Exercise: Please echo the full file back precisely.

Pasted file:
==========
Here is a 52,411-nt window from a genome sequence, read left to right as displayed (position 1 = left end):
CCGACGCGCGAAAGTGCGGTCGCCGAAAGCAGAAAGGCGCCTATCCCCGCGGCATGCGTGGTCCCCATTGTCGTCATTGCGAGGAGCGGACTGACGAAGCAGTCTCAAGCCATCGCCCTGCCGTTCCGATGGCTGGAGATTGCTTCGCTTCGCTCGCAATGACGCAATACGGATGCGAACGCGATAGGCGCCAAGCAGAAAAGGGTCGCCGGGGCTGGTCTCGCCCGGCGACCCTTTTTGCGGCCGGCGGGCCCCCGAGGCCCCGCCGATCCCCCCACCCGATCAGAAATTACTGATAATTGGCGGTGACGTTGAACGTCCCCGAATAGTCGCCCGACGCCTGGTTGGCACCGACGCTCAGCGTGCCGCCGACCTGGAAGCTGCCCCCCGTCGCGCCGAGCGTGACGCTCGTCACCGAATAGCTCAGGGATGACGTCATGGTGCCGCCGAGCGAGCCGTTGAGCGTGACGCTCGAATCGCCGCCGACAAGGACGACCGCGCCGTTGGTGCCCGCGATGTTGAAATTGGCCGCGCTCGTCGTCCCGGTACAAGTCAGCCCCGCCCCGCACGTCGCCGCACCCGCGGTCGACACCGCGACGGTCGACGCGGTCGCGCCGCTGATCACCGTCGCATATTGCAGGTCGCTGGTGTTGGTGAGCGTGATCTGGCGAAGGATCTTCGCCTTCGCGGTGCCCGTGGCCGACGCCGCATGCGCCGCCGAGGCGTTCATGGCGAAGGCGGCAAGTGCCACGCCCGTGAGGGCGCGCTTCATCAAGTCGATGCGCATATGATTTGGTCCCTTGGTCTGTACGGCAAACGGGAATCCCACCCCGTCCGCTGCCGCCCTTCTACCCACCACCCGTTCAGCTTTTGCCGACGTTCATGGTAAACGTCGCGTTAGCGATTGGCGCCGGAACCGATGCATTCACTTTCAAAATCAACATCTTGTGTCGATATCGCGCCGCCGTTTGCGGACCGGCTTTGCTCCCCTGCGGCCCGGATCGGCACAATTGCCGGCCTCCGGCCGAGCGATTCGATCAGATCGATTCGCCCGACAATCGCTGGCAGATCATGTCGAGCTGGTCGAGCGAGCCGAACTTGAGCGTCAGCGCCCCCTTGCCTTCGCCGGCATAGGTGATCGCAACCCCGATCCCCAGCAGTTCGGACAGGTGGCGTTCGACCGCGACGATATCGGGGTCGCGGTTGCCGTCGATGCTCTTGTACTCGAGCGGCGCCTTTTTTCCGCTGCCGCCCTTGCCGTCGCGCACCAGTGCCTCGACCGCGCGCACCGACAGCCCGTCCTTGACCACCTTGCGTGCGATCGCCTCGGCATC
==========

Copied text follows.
Here is a 52,411-nt window from a genome sequence, read left to right as displayed (position 1 = left end):
CCGACGCGCGAAAGTGCGGTCGCCGAAAGCAGAAAGGCGCCTATCCCCGCGGCATGCGTGGTCCCCATTGTCGTCATTGCGAGGAGCGGACTGACGAAGCAGTCTCAAGCCATCGCCCTGCCGTTCCGATGGCTGGAGATTGCTTCGCTTCGCTCGCAATGACGCAATACGGATGCGAACGCGATAGGCGCCAAGCAGAAAAGGGTCGCCGGGGCTGGTCTCGCCCGGCGACCCTTTTTGCGGCCGGCGGGCCCCCGAGGCCCCGCCGATCCCCCCACCCGATCAGAAATTACTGATAATTGGCGGTGACGTTGAACGTCCCCGAATAGTCGCCCGACGCCTGGTTGGCACCGACGCTCAGCGTGCCGCCGACCTGGAAGCTGCCCCCCGTCGCGCCGAGCGTGACGCTCGTCACCGAATAGCTCAGGGATGACGTCATGGTGCCGCCGAGCGAGCCGTTGAGCGTGACGCTCGAATCGCCGCCGACAAGGACGACCGCGCCGTTGGTGCCCGCGATGTTGAAATTGGCCGCGCTCGTCGTCCCGGTACAAGTCAGCCCCGCCCCGCACGTCGCCGCACCCGCGGTCGACACCGCGACGGTCGACGCGGTCGCGCCGCTGATCACCGTCGCATATTGCAGGTCGCTGGTGTTGGTGAGCGTGATCTGGCGAAGGATCTTCGCCTTCGCGGTGCCCGTGGCCGACGCCGCATGCGCCGCCGAGGCGTTCATGGCGAAGGCGGCAAGTGCCACGCCCGTGAGGGCGCGCTTCATCAAGTCGATGCGCATATGATTTGGTCCCTTGGTCTGTACGGCAAACGGGAATCCCACCCCGTCCGCTGCCGCCCTTCTACCCACCACCCGTTCAGCTTTTGCCGACGTTCATGGTAAACGTCGCGTTAGCGATTGGCGCCGGAACCGATGCATTCACTTTCAAAATCAACATCTTGTGTCGATATCGCGCCGCCGTTTGCGGACCGGCTTTGCTCCCCTGCGGCCCGGATCGGCACAATTGCCGGCCTCCGGCCGAGCGATTCGATCAGATCGATTCGCCCGACAATCGCTGGCAGATCATGTCGAGCTGGTCGAGCGAGCCGAACTTGAGCGTCAGCGCCCCCTTGCCTTCGCCGGCATAGGTGATCGCAACCCCGATCCCCAGCAGTTCGGACAGGTGGCGTTCGACCGCGACGATATCGGGGTCGCGGTTGCCGTCGATGCTCTTGTACTCGAGCGGCGCCTTTTTTCCGCTGCCGCCCTTGCCGTCGCGCACCAGTGCCTCGACCGCGCGCACCGACAGCCCGTCCTTGACCACCTTGCGTGCGATCGCCTCGGCATC